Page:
Retail Experts Discuss Black Friday and How it has Evolved

This is The MarketScale Retail Show, hosted by Daniel Litwin, the Voice of B2B. Your weekly B2B kick-back for the best thought leadership in the industry, bringing you education, information and inspiration.

 

On today’s episode of the MarketScale Retail Show, we’re looking at Black Friday 2018. Things have changed over the last few years in Retail, and Black Friday hasn’t been left out. With industry giants like Amazon overtaking e-commerce, consumers have found year-round ways to save money. With Black Friday losing it’s intrigue, what is a shopper looking for, and how should brick-and-mortar stores attract customers into their stores? We have all that in more, with two features from branding experts in Retail; Jennifer Ruscin, CEO and Owner of Jennifer Kaylo Ruscin Enterprises, explains best practices for staying profitable in a season that demands deals, and Stephenie Sullivan, Owner of Sully Consult, helps us define the Black Friday shopper of today, and what it will take to get them engaged.

DEFINING THE BLACK FRIDAY SHOPPER

There are typically two kinds of in-store Black Friday shoppers. On one hand you have the budget hunters; this shopper is gearing up for the holiday season and has gifts galore to compile, so Black Friday is the perfect place to secure real deals on a tight budget. On the other hand, you have the thrill seekers; this shopper gets a kick of adrenaline running through store front doors at opening, living for the event of the crowds and the bargain search.

In 2018, your traditional Black Friday shopper has evolved. “The shopper over the years has become more savvy, they’ve learned they can now shop the best deals, not just take the retailer for their word,” Stephenie Sullivan, Owner of Sully Consult, told us on our podcast. Sullivan, who was worked in strategic brand positioning for Walmart and traditional grocery over the last 16 years, remembers when Black Friday used to be the bargain event of the year; now, it’s losing its intrigue. This is forcing retailers to be creative and find non-financial ways to attract this new-age shopper. “A lot of retailers are finding customer service, they’re looking at item exclusivity,” Sullivan said.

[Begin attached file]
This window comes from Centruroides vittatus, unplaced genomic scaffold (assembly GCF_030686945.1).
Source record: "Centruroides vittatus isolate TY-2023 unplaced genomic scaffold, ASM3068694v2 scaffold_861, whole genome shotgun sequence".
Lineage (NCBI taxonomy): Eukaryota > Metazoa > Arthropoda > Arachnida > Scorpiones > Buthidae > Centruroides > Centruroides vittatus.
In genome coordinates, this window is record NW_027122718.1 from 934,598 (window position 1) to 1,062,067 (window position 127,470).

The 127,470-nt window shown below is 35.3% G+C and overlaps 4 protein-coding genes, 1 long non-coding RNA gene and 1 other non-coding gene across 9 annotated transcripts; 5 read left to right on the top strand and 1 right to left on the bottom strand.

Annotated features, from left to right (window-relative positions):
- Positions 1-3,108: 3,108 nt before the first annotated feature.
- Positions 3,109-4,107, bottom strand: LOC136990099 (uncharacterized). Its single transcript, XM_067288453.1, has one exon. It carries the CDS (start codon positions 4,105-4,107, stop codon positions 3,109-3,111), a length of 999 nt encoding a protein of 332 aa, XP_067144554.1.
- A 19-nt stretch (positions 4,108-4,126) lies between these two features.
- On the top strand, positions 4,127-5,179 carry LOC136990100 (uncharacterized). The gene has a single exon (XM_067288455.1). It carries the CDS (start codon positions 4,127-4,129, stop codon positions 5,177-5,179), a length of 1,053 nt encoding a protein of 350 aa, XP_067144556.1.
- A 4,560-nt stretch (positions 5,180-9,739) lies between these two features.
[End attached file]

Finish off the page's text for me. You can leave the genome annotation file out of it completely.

Sullivan breaks down some specific examples of how retailers are adapting to the 2018 Black Friday shopper, and explains that even as online deals remove some of the budget power from Black Friday, people that want to be out that day won’t be dissuaded by easy deals. “When you’re looking for the thrill seeking side of it, you want to be where you’re gonna get the most action and feel like you’ve conquered the biggest mountain,” Sullivan said.

HOW RETAILERS ARE ADAPTING TO BLACK FRIDAY EVERY DAY

Jennifer Ruscin, CEO and Owner of Jennifer Kaylo Ruscin Enterprises, made a bold claim on our podcast. “These days, every day is Black Friday online. And that’s kind of tough to stomach.” She’s not wrong. Amazon and other e-commerce giants are revolutionizing deals, and customers know where to find them any time of the year. That doesn’t mean shoppers don’t want to partake in Black Friday; consumer confidence is at an all-time high according to Bloomberg News. “Median wages are on the rise, households are wealthier thanks to continued gains in the stock market,” Ruscin said, which could make this the best Christmas shopping season in recent memory. And yet, retailers are still worried. How do you convert that consumer confidence into feet at your store?

Walmart, for example, is going above and beyond to get people into their stores. The retail giant is hosting 19,000 in-store events to let shoppers test out toys and tech, as well as launching a digital toy lab so kids can play with their toys in virtual simulations. “You can see Walmart is saying ‘hey, we’re not Amazon, but we are certainly also going to take our in-store experience and relay that back in a digital way,'” Ruscin said. She dives into the hottest buying trends for 2018’s Black Friday, as well as lists out six best practice tips for how retailers can stay profitable during a season expectation of low prices.

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